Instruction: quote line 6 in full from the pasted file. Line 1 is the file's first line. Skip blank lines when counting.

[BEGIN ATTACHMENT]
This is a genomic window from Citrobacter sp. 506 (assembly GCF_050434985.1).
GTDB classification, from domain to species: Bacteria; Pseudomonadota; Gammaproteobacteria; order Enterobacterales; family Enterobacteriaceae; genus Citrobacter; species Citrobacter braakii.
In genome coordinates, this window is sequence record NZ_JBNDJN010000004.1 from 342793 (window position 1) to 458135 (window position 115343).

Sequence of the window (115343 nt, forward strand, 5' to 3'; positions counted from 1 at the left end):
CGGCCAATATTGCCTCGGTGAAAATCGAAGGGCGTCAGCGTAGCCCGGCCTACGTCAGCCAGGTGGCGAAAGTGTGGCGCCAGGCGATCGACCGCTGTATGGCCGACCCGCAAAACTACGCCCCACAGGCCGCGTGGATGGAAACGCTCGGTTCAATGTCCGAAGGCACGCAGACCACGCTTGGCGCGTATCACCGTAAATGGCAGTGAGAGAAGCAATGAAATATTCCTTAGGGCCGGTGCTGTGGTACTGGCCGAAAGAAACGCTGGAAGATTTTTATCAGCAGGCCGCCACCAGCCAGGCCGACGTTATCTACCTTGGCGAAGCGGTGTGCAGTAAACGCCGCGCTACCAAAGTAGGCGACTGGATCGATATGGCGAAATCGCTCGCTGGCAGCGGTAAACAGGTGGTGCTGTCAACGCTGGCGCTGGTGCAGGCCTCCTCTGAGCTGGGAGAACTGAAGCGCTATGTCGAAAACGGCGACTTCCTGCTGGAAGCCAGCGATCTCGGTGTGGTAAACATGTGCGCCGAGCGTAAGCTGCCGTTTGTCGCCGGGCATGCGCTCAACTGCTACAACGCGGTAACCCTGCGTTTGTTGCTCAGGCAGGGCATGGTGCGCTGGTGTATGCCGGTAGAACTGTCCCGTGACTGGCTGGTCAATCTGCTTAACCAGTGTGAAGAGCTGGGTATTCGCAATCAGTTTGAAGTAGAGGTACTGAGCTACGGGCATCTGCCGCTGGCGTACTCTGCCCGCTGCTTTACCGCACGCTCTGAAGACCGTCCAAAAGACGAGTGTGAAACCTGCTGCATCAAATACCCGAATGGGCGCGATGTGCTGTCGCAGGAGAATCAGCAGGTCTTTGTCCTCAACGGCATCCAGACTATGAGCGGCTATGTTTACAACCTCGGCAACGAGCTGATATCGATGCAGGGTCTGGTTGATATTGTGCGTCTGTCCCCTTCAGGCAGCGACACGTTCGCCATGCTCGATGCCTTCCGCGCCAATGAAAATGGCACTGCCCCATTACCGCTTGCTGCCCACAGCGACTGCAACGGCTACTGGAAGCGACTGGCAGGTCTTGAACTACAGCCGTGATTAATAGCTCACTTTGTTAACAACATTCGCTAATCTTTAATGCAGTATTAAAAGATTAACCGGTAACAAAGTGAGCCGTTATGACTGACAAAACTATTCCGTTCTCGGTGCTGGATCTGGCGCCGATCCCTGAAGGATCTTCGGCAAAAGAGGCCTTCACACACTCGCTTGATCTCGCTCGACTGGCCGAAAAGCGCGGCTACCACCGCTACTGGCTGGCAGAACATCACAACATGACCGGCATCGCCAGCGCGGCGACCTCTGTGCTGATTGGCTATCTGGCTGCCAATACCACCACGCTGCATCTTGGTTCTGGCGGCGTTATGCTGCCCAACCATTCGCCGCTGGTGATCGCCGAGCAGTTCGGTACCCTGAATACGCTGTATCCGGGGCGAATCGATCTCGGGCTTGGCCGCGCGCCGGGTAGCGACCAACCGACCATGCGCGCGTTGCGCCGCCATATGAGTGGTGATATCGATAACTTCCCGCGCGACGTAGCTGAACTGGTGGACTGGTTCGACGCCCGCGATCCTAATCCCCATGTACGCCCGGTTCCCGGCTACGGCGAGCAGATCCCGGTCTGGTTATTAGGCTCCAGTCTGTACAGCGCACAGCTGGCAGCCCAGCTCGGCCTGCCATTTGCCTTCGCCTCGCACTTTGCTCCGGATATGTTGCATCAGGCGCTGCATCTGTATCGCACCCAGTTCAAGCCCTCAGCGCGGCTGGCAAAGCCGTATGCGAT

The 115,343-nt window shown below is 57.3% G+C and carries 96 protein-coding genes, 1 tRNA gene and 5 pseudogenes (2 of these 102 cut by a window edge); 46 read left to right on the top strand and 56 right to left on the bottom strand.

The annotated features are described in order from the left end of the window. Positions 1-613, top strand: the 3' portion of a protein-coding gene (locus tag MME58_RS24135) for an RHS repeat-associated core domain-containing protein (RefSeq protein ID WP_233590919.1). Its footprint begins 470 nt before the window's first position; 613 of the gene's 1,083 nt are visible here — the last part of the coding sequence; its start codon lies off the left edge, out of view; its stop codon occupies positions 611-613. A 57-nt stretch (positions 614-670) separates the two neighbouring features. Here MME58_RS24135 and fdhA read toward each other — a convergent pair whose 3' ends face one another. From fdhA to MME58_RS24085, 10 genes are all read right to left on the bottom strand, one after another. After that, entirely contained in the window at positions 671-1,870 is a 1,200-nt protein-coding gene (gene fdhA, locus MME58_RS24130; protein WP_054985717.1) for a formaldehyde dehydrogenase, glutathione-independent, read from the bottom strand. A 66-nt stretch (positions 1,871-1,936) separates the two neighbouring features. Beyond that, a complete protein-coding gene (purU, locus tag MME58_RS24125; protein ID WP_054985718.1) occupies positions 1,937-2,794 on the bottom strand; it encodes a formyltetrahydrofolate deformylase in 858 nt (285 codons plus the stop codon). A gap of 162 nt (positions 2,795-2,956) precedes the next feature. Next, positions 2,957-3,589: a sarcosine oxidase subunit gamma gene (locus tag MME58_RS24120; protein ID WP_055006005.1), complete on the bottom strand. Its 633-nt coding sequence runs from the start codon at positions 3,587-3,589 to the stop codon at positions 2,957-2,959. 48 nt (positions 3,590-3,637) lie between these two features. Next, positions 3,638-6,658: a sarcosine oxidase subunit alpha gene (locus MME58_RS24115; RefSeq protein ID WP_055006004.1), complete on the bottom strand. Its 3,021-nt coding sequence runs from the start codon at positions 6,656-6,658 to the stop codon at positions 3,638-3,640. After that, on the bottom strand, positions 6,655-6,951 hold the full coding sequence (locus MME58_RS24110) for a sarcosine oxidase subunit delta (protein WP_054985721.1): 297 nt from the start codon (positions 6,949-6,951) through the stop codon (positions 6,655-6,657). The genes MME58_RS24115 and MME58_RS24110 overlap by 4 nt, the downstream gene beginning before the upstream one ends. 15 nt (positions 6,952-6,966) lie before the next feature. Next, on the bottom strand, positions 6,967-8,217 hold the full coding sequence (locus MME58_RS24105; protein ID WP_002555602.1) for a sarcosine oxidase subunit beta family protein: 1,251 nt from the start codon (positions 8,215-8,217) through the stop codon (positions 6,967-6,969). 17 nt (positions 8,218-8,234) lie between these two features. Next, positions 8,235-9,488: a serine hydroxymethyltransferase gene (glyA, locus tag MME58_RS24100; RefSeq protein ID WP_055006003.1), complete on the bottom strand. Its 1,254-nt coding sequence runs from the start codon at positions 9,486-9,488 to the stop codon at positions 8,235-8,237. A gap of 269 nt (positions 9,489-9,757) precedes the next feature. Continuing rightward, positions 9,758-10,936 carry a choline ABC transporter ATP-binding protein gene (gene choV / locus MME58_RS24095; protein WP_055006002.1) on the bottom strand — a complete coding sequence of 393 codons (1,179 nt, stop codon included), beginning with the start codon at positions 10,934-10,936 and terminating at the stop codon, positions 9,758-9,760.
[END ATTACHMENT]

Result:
The 115,343-nt window shown below is 57.3% G+C and carries 96 protein-coding genes, 1 tRNA gene and 5 pseudogenes (2 of these 102 cut by a window edge); 46 read left to right on the top strand and 56 right to left on the bottom strand.